The bill advanced by the Maine Legislature, titled “an Act to Protect the Privacy of Online Customer Information,” would among other things prohibit ISPs’ use, disclosure, and sale of “customer personal information” without a customer’s opt-in consent, except under limited circumstances such as to provide the requested service, to collect payment, and several other narrow scenarios. Customer personal information subject to the law broadly would include (1) personally identifiable information about an ISP customer; and (2) information relating to a customer’s use of broadband Internet access service, including web browsing history, app usage, device identifiers, geolocation data, and other usage information. ISPs also would be prohibited from making the sale of data mandatory under the applicable terms of service, or refusing service to customers who do not consent to data collection.

The bill is an attempt to restore at the state level core provisions within the FCC’s 2016 broadband order that were repealed by Congress in 2017. The Maine State Chamber of Commerce has opposed the bill, claiming that ISPs are being unfairly singled out, and arguing that the law would result in a false sense of privacy for consumers given that large web-based companies such Facebook and Google would not be subject to the law. The Governor still must sign the final legislation, which would take effect July 1, 2020.

The FTC today announced two new actions under the Consumer Review Fairness Act against companies (CRFA) that allegedly used non-disparagement provisions in consumer form contracts in connection with selling their respective services to help rent properties.  The two actions follow three CRFA actions last month, which we discussed here.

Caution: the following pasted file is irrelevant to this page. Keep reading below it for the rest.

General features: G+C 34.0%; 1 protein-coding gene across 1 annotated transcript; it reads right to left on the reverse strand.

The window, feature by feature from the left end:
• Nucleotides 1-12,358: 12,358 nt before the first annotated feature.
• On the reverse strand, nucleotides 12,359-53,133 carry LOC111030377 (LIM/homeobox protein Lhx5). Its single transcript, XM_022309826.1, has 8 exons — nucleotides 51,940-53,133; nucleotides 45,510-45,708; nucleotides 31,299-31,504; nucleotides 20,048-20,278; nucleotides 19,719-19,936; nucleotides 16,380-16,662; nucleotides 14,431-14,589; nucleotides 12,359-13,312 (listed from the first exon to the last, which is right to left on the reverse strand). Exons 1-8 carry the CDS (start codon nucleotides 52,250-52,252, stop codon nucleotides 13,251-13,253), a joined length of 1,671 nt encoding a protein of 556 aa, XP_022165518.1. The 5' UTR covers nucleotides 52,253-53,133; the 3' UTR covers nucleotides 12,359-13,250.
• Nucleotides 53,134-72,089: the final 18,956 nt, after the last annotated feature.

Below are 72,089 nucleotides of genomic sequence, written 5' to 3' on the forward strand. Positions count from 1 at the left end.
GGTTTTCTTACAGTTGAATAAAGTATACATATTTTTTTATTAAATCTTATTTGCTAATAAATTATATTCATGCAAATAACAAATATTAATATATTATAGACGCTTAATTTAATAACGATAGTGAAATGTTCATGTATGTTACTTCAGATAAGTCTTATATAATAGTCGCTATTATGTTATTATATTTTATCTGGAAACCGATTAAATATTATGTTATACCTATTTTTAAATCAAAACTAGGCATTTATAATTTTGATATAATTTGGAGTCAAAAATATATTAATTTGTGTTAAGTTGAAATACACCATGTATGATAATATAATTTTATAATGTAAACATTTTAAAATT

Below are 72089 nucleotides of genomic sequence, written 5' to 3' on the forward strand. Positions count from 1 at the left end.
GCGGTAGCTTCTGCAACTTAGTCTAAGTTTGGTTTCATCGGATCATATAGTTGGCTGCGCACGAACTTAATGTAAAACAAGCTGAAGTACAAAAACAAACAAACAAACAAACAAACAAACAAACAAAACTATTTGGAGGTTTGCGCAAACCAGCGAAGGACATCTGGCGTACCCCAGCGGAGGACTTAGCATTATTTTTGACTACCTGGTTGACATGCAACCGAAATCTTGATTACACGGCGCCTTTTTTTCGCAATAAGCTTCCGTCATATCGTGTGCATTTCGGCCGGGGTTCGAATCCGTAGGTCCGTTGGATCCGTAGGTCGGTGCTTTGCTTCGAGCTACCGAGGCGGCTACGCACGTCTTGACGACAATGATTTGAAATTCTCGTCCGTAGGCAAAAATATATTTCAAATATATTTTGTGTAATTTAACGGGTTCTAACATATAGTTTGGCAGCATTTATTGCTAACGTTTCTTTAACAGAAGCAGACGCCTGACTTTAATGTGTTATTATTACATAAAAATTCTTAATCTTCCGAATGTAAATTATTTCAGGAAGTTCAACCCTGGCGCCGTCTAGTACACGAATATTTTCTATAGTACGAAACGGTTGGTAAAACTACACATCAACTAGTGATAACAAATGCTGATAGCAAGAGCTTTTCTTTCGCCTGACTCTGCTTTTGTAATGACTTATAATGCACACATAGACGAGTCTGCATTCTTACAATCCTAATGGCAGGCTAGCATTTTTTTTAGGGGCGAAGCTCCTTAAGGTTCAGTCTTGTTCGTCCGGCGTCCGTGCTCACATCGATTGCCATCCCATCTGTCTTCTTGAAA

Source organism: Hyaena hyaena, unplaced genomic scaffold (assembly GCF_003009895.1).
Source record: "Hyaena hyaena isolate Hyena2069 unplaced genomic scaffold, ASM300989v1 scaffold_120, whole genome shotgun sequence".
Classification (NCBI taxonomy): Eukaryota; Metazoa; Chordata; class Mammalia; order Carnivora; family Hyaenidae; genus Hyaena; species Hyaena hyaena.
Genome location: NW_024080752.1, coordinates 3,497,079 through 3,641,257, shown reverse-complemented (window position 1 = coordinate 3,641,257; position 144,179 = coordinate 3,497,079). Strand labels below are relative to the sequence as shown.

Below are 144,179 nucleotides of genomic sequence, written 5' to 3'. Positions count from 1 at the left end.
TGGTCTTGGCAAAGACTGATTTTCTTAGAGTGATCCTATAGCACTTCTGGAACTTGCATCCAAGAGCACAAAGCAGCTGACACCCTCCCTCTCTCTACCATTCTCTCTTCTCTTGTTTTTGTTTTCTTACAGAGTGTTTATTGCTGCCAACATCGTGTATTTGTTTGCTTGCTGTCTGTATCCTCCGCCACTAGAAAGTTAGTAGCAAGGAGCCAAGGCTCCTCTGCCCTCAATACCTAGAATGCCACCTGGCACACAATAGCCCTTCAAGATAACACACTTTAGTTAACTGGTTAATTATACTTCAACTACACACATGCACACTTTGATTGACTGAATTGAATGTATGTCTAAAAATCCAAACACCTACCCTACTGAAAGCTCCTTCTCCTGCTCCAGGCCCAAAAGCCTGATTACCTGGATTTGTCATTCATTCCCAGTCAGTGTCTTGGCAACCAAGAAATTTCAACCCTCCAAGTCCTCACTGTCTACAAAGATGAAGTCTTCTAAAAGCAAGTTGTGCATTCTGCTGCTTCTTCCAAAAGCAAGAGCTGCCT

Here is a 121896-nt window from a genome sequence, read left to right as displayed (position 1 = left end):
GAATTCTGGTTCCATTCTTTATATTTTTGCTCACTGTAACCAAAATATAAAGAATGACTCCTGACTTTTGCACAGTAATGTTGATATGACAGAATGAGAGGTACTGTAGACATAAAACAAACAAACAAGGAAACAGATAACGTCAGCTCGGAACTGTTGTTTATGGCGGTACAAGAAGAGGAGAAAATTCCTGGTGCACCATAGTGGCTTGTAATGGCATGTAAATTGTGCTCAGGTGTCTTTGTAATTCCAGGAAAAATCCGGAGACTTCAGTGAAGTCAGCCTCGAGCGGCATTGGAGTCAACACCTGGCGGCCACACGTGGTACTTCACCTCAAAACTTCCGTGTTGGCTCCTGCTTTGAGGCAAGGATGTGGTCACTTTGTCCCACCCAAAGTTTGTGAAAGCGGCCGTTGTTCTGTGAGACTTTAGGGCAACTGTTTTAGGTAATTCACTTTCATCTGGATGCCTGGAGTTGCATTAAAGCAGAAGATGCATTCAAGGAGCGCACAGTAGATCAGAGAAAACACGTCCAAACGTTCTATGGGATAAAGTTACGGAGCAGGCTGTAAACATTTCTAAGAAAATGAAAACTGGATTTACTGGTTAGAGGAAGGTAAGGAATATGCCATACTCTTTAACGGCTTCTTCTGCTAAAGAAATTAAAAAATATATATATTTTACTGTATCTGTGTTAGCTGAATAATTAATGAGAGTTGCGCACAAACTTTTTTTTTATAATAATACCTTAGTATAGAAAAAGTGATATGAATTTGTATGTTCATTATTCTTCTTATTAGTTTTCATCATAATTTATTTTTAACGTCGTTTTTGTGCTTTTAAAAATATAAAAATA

In the complaint against Shore to Please Vacations LLC, the FTC alleged that the company used language in form contracts providing that “[b]y signing below, you agree not to defame or leave negative reviews (includes any review or comment deemed to be negative by a Shore to Please Vacations LLC officer or member, as well as any review less than a “5 star” or “absolute best” rating) about this property and/or business in any print form or on any website . . .”  The contract also stated that any breach of this clause will result in a minimum liquidated damages of $25,000.

In the complaint against Staffordshire Property Management, LLC, the FTC alleged that Staffordshire used rental applications that provided that “Applicant … specifically agrees not to disparage [Staffordshire], and any of its employees, managers, or agents in any way, and also agrees not to communicate, publish, characterize, publicize or disseminate, in any manner, any terms, conditions, opinions and communications related to [Staffordshire], this application, or the application process. . . .”  The contract also stated that the company was entitled to damages for any breach of that provision.

The administrative orders entered in each case prohibit the companies from using “Review-Limiting Contract Terms” and require the companies to provide consumers with a notice of “Your Right to Post Honest Reviews.”  It’s clear the FTC is making the CRFA a priority, so companies should take note and ensure any form contracts don’t violate the terms of the CRFA by (a) prohibiting or restricting consumers from reviewing a business’ goods, services, or conduct; (b) imposing penalties or fees on consumers for those reviews; or (c) requiring consumers to give up their intellectual property rights in the content of those reviews.